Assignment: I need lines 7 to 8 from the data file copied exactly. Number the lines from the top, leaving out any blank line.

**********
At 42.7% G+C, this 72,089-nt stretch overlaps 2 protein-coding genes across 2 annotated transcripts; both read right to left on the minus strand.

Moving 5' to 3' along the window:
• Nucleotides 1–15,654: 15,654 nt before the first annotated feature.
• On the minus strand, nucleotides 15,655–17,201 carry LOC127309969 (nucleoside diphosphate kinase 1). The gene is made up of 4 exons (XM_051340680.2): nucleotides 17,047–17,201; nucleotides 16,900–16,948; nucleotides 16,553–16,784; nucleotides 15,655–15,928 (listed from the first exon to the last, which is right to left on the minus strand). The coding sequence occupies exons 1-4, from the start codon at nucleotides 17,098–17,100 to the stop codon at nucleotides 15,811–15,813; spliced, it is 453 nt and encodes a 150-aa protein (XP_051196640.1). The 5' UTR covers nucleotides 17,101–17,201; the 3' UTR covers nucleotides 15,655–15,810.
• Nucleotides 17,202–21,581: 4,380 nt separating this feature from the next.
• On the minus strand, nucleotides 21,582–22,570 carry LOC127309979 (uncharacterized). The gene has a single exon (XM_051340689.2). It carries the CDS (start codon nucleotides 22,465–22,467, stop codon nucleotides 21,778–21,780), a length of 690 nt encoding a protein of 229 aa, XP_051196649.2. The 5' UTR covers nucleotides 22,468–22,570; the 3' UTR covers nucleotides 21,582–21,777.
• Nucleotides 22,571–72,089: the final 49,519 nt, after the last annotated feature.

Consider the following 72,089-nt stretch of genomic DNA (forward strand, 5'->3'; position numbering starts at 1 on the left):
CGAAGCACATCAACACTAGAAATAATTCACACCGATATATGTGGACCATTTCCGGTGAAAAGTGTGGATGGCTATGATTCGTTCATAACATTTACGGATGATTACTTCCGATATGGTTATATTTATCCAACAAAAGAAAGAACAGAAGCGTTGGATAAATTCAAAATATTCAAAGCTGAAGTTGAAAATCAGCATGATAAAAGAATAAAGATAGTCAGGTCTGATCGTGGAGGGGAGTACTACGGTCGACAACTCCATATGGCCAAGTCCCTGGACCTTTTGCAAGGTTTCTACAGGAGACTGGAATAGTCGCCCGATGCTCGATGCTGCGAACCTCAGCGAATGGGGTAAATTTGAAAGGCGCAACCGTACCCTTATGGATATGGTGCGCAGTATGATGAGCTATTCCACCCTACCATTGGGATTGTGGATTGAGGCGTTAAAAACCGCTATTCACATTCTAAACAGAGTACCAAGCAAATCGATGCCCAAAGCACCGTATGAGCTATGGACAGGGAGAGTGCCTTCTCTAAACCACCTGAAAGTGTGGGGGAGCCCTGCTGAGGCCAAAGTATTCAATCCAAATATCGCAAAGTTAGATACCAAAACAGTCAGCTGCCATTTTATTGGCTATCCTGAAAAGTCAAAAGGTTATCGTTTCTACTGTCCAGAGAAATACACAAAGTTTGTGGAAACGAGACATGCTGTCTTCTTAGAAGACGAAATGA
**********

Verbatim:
• Nucleotides 22,571–72,089: the final 49,519 nt, after the last annotated feature.

Consider the following 72,089-nt stretch of genomic DNA (forward strand, 5'->3'; position numbering starts at 1 on the left):